Time-series data of swimming speed and dive depth were recorded in six female loggerhead turtles Caretta caretta during the internesting period. The dive profiles of all animals indicated that they stayed at particular depths without swimming and that these depths were correlated with dive duration. These results support the hypothesis that lung air is used to achieve neutral buoyancy in the loggerhead turtle. To test this hypothesis, female turtles were equipped with lead weights and time/depth recorders. The residence depth of the turtles increased when their specific gravity was artificially decreased. This indicates that they control depth rather than lung volume, suggesting that the residence depth of loggerhead turtles during the internesting period is not determined actively. They presumably remain at a particular depth exclusively to save energy for egg maturation during the internesting period. Lung volume was estimated from the change in depth of weighted animals to be 50–150 ml kg(−1). The resulting residence depth of all turtles was within the range at which they maintained the neutral buoyancy.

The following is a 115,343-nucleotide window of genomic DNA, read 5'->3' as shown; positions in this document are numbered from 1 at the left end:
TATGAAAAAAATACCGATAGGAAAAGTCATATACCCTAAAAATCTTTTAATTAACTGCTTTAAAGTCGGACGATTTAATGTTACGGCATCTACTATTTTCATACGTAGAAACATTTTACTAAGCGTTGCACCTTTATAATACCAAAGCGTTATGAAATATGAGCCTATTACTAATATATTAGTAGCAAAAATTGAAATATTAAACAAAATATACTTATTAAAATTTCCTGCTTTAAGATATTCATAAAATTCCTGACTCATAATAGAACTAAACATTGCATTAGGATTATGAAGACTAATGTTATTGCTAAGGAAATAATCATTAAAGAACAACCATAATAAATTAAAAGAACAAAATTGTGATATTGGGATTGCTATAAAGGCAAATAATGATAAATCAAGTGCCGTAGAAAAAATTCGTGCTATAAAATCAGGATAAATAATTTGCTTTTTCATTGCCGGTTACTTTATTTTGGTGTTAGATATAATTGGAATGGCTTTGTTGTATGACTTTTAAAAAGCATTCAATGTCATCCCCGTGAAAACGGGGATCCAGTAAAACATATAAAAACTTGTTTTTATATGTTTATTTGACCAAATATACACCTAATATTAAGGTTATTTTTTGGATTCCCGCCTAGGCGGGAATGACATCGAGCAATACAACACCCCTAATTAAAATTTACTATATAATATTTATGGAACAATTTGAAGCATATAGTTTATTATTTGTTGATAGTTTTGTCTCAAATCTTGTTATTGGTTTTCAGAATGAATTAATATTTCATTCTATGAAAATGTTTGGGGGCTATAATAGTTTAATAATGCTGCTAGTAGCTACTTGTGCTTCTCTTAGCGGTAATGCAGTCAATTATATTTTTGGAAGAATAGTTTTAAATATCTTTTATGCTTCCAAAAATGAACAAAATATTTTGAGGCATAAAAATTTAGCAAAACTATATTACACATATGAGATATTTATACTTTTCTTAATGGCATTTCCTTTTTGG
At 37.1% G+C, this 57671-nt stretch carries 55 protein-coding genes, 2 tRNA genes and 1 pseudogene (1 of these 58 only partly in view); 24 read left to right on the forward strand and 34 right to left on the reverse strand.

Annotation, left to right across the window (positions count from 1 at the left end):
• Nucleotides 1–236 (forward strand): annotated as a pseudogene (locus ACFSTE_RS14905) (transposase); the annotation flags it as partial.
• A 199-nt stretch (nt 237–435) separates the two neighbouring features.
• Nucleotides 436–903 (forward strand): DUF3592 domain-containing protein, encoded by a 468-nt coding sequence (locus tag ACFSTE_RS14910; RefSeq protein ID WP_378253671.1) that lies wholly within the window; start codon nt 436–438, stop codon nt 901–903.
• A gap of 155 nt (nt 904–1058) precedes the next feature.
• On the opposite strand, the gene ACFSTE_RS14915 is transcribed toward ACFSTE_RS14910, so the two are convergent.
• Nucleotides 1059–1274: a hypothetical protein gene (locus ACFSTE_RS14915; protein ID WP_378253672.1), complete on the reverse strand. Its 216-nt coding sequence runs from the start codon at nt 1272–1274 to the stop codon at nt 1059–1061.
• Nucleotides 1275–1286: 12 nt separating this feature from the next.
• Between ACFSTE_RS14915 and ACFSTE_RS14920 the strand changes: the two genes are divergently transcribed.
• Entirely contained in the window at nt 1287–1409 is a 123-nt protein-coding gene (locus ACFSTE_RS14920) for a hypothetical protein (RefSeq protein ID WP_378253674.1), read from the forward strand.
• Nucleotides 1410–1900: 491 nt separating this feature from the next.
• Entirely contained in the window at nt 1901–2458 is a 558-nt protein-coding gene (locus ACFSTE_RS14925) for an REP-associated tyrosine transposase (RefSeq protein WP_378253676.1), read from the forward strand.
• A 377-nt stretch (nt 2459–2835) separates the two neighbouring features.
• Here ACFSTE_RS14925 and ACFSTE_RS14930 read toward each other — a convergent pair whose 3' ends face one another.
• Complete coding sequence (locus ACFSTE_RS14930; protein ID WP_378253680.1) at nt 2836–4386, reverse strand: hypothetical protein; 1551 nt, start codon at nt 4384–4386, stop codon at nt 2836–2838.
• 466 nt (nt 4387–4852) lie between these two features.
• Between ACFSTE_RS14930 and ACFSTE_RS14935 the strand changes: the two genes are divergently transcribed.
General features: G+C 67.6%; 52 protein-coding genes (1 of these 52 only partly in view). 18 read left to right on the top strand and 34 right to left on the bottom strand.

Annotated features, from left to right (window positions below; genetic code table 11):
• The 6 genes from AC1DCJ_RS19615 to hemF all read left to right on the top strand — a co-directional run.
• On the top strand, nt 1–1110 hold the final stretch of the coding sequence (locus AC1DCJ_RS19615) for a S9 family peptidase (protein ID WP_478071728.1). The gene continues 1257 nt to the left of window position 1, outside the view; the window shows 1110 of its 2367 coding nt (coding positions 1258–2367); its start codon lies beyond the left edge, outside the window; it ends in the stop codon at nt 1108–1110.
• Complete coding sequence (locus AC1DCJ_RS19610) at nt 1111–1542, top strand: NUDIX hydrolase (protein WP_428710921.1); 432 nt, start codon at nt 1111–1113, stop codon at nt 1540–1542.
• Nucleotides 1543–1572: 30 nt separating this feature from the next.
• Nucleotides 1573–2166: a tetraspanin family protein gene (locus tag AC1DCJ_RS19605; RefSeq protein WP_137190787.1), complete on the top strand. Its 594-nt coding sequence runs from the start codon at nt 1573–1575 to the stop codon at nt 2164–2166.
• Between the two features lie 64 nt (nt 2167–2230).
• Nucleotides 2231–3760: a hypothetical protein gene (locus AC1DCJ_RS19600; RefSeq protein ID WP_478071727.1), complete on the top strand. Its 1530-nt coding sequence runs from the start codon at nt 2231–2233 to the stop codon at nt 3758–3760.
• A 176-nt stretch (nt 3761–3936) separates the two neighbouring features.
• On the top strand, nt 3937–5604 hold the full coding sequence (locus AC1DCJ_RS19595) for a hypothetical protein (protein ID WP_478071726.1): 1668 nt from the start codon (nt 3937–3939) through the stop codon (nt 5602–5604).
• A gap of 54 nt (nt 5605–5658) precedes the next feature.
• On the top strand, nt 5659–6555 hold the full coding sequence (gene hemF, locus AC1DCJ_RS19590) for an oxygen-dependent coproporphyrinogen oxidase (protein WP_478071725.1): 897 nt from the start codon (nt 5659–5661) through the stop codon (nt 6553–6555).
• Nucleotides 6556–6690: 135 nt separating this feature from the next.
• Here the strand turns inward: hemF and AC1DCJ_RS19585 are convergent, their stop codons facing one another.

- © 2000 by Company of Biologists